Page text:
I would think it would be a scary decision to take action, especially when the chances are that the star might have to be fired…or would quit when confronted.

That’s not necessarily going to happen.  Most people behave that way because they’ve never been challenged. Some people just like to be controversial, or they have powerful personalities. But no one ever challenges them because their deliverables are so valuable.

I’ve personally seen many cases where these people were given the word. Those people who wanted to stay got the counseling they needed, and at the very least dialed back on those behaviors. A lot of these people just need to have the line in the sand drawn for them. When they’re shown, in no uncertain terms, that their behaviors will have definite consequences as far as their own ability to stay with the company is concerned, many of them will conclude that their work with the company is more valuable to them than hanging on to the behaviors that aren’t helping anyone.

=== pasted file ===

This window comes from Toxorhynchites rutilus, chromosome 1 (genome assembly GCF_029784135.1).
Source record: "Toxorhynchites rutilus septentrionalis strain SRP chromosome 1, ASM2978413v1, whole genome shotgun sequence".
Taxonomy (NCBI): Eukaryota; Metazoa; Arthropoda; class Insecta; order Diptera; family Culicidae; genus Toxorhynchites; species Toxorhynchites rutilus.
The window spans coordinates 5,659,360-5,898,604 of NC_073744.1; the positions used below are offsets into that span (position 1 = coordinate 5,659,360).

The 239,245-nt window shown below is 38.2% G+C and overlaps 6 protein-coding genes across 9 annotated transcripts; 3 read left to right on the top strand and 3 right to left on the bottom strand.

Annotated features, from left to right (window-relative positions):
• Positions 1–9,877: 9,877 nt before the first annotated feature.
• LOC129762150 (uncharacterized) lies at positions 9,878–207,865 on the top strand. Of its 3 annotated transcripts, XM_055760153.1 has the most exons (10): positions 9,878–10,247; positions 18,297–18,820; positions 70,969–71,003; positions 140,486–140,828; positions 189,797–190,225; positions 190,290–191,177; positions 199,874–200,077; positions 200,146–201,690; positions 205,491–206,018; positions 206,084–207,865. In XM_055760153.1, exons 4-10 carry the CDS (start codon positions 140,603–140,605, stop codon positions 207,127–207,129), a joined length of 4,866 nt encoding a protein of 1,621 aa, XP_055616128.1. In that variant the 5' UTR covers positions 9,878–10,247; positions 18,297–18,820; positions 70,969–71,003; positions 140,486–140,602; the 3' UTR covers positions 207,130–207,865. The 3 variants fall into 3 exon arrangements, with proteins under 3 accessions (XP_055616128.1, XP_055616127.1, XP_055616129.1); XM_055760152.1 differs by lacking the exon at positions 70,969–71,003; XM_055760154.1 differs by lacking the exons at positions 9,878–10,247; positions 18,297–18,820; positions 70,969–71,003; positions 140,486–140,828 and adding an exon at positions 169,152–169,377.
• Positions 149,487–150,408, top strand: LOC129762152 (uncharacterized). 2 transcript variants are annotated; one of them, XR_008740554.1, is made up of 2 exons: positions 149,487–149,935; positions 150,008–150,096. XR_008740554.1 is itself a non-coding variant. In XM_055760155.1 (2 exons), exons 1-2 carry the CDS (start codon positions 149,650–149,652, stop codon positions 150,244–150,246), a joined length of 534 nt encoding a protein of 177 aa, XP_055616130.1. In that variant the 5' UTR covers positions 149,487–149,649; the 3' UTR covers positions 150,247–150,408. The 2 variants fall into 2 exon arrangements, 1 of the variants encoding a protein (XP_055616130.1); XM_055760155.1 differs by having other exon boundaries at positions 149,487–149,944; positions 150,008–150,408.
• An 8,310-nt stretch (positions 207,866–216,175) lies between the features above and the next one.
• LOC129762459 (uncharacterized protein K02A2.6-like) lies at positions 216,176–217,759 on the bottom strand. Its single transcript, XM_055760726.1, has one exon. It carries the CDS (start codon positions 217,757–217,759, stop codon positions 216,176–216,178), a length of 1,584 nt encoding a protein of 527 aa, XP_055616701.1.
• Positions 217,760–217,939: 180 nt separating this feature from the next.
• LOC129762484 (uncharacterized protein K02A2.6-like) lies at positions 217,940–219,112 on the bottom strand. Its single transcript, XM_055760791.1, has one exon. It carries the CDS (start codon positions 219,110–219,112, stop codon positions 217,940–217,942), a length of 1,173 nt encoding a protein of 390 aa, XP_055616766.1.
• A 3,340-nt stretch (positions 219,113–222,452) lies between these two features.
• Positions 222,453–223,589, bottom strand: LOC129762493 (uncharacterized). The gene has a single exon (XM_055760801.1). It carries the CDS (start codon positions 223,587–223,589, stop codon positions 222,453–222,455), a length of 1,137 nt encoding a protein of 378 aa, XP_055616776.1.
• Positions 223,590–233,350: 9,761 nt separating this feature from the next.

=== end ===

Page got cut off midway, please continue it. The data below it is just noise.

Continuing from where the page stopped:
All their managers have to do is the thing that probably no one has had the nerve to do before: Which is to point out the behaviors that don’t align with the company culture. And then tell them to knock it off.


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Martha I. Finney is the author of The Truth About Getting the Best From People, and a consultant specializing in employee engagement. For a free consultation on how you can build a vacation-friendly workplace culture, email Martha at